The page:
The best ways to have good ideas? Have lots of bad ideas!

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At the end of the day, we all want to produce creative and innovative work that is high quality and remembered.

But how do we get to these high quality ideas?

Many people get paralysed by the fear of producing something which is not good enough. They don’t want to produce bad work, and therefore often wait for the perfect moment of inspiration.

Unfortunately, waiting for the Eureka Moment to produce your best work is a myth.

Instead, research shows that if you want to produce lots of high quality ideas, the best way to do this is to have even more bad, low quality ideas.

A LOT more bad ideas.

Essentially, if you produce a large quantity, it is more likely that a proportion of that will be bad. But a proportion of it will also be good. It is the law of averages. In any large data set, some things are going to be terrible, the most are going to be around average, and some are going to be significantly better than average, with only a handful being recognised as the best.

If you look at many of the world’s most famous creators, whether it is musicians, artists, mathematicians or entrepreneurs, we often remember their most famous successes. What most people forget though is that they also produced a significantly larger amount of output which is not nearly as well remembered. And in many cases, many of these outputs were nowhere near as good as their successes.

If these Geniuses were to be judged only on these less-famous creative outputs (or failed businesses for Entrepreneurs), they would likely be forgotten.

This has also been shown in the scientific literature, pioneered by Prof Dean Keith Simonton who we recently had on the podcast.

In a 1977 research paper, when Simonton looked at creative productivity, he saw there was a relationship between how much volume of output a composer produced, and the examples of both high and low quality output.

More importantly, he found that the likelihood of any one single piece of output as being regarded as high-quality had approximately equal odds for a famous creative Genius as it would be for anyone else in the field. Geniuses had as many hits as misses as anyone else.

From then, this was referred to as the Equal-Odds rule, which showed that the reason these Geniuses were more successful than others, and had more high quality creative work that people remember, is because they produced more work overall.

Essentially, when it comes to having high quality ideas, and more importantly, high quality ideas:

Quantity breeds Quality

The Equal-Odds rule has also been studied extensively by other creativity researchers. They have found that in brainstorming sessions, focussing on quantity of ideas led to more quality ideas as well.

Other studies have also supported a link between higher rates of responses on ideation tasks and the creativity of the output.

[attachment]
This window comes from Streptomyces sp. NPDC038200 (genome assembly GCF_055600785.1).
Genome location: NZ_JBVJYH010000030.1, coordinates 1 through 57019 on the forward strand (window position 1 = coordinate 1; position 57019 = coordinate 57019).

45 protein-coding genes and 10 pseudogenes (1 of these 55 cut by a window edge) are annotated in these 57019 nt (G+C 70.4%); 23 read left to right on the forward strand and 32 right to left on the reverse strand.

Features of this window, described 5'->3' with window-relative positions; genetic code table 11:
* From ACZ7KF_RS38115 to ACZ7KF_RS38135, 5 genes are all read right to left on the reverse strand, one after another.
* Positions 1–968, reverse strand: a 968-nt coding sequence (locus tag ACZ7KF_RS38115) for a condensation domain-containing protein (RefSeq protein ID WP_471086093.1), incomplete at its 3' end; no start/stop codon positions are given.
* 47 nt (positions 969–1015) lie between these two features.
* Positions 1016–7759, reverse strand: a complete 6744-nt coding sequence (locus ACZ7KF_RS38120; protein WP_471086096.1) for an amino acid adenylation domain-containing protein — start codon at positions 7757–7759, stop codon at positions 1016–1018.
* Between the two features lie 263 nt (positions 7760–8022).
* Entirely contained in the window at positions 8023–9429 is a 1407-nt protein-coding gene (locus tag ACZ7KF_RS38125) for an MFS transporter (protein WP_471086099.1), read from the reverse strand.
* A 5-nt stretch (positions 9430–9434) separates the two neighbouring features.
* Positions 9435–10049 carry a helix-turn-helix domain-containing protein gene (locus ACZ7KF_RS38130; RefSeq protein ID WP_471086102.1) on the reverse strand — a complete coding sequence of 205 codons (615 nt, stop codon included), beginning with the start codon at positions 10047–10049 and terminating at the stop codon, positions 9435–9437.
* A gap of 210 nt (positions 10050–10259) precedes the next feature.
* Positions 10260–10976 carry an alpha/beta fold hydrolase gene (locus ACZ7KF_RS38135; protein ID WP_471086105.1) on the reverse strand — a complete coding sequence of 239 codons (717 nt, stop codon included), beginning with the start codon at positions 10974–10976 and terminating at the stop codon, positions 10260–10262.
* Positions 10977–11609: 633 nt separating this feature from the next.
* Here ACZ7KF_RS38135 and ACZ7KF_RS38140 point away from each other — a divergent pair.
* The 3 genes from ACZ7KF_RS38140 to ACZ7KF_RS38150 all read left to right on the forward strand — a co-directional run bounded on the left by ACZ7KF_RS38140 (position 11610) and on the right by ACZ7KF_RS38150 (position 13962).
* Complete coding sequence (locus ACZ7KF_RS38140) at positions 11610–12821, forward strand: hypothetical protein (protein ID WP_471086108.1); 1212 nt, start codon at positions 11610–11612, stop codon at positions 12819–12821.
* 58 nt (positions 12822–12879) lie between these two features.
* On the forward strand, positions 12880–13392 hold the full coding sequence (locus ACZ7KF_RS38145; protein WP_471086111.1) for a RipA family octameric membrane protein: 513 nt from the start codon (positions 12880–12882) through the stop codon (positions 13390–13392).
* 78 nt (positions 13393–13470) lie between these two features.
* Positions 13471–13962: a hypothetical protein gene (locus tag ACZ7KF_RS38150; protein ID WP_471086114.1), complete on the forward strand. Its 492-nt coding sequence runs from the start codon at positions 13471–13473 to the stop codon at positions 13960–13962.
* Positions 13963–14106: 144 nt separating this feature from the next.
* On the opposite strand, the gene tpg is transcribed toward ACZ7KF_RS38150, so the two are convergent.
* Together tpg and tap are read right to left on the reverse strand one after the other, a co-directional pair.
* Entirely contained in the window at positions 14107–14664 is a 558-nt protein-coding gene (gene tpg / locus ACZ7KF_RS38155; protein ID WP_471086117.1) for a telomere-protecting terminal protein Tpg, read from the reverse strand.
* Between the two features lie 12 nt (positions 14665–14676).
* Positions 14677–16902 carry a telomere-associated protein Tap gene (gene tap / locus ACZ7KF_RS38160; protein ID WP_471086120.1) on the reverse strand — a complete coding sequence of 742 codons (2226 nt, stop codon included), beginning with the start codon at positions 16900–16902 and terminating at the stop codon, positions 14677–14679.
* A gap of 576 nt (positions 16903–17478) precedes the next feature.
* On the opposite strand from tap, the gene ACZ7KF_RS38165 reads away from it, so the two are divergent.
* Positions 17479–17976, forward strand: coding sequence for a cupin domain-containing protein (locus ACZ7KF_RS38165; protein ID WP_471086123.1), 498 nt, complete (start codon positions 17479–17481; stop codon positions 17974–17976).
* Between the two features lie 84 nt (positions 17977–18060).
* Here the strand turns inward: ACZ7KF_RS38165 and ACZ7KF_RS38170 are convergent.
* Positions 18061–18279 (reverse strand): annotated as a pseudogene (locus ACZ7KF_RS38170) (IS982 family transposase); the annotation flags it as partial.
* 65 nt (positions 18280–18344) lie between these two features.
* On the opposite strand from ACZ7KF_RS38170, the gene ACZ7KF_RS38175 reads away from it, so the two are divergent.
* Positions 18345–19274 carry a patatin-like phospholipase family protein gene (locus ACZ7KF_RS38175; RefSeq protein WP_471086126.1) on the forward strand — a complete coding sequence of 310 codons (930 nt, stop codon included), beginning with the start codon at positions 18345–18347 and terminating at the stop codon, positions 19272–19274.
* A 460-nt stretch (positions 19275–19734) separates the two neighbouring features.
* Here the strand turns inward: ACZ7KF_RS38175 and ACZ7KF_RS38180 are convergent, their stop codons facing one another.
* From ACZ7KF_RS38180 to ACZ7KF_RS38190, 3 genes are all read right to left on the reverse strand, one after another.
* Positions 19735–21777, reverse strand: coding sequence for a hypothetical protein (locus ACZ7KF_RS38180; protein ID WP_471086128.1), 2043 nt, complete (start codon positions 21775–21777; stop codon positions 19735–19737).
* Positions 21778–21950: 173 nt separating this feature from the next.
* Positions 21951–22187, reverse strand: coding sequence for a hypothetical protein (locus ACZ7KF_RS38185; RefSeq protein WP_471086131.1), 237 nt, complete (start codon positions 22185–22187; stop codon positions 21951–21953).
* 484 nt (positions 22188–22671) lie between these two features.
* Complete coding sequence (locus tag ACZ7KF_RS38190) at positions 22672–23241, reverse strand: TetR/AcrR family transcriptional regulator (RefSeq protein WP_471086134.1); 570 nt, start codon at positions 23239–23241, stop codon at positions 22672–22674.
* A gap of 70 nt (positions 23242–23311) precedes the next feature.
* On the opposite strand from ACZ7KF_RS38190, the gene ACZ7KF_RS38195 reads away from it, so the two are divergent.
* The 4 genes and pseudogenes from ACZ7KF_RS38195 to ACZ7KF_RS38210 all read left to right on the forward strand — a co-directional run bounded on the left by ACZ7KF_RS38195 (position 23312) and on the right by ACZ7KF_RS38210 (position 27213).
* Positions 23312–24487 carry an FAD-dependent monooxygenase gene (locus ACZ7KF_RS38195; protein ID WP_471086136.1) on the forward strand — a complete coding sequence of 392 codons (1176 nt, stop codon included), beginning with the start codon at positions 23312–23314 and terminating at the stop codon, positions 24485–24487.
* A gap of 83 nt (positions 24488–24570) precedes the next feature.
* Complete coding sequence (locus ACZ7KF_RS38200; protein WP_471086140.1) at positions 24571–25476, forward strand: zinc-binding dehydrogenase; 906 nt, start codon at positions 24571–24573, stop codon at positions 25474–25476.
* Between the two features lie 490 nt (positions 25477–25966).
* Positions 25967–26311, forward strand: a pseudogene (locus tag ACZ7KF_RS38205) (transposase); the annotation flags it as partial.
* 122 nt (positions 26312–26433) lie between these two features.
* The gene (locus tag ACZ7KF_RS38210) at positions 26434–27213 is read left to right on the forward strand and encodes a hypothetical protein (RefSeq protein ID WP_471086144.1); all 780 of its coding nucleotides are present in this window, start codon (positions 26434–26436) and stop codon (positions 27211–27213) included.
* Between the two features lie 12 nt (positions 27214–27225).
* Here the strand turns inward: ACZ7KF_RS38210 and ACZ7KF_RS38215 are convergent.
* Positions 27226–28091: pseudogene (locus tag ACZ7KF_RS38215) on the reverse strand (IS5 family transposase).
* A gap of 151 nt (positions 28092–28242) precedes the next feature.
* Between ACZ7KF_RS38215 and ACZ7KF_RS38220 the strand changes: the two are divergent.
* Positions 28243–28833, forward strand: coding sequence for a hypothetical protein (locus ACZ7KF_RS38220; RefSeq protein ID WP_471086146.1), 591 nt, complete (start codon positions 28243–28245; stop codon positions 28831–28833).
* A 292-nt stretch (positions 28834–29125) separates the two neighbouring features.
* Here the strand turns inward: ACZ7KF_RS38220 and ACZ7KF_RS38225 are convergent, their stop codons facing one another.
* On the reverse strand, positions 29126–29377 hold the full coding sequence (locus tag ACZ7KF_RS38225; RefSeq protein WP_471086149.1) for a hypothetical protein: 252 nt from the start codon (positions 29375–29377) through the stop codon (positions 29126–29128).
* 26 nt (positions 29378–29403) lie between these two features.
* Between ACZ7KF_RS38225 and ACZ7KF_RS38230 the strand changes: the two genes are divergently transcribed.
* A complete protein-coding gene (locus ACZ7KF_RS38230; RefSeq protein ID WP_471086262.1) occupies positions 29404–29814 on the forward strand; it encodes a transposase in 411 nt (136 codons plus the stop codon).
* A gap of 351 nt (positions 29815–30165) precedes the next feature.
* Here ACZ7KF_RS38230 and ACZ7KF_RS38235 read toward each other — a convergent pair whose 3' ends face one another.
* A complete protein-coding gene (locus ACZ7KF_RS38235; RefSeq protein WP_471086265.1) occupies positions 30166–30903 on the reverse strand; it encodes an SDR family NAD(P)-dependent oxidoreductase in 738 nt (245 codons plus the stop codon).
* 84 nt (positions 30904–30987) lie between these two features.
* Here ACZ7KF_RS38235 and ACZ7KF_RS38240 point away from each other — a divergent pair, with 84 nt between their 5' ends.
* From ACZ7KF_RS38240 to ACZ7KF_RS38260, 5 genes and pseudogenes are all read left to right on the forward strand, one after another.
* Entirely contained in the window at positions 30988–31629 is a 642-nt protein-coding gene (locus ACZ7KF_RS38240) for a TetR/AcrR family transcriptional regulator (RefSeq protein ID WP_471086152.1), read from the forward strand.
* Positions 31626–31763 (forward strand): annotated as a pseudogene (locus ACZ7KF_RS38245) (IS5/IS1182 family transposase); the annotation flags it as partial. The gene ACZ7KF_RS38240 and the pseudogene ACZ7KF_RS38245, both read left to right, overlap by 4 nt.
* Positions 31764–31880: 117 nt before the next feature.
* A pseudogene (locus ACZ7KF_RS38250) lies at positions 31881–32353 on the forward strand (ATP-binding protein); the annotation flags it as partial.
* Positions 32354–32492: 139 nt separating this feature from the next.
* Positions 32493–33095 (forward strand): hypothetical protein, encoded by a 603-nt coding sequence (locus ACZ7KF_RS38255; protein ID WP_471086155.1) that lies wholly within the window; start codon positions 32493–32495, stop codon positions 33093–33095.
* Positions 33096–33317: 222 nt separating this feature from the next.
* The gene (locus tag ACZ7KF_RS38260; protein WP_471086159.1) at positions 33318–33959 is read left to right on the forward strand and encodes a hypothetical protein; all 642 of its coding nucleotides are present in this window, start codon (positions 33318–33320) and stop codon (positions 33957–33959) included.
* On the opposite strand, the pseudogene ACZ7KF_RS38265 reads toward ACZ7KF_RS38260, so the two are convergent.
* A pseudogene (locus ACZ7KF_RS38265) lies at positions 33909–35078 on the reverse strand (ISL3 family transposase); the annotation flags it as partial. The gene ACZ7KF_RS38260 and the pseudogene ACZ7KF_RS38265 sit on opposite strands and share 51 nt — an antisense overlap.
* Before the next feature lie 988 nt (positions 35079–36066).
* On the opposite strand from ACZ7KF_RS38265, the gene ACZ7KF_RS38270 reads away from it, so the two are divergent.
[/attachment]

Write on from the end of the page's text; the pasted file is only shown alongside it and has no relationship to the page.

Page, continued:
However, some statistical assessments point out the Equal-Odds rule is not a perfect predictor for creative output.

So what are some of the reasons there might be a link between quantity and quality of ideas:

  • An effective exercise in many ideation workshops is to start by suggesting or writing out the very worst ideas possible. Deliberately bad ideas. People are often afraid of their ideas being judged as bad, that by getting the worst ideas out of the way first, it frees them up to think of ideas which are better.
  • You need to get past all of the boring ideas you have which are based on memories, before you get to the more original ideas.
  • More time executing leads to more time practising and developing the skills needed. Often the most creative people have spent years or decades. It is also more likely that this leads to deliberate practice, where the skills are continuously improved. It also means you are eventually more likely to enter a flow state, where you can reach maximum creative productivity.
  • Spending time working and producing in a domain, or a specific field, gives you a deeper understanding of what has already come before, and also allows you to understand the limits to not only what you currently understand and are able to produce, but what you need to achieve to reach the next level. This is vital for anyone wanting to make a mark on a specific field.
  • People who immerse themselves in working and producing in a field are more likely to be in contact with other people in the field, which can lead to inspiration, collaboration and sometimes even competition between individuals and groups who build on each others’ work. They are also more likely to adapt their work to the changing demands of the field and the market.

So if you ever feel the pressure to come up with a single great, high quality idea, it might be more effective to produce a few hundred ideas instead.

Most of them will be terrible.

But statistically, you are more likely to have a few excellent ones in there as well.

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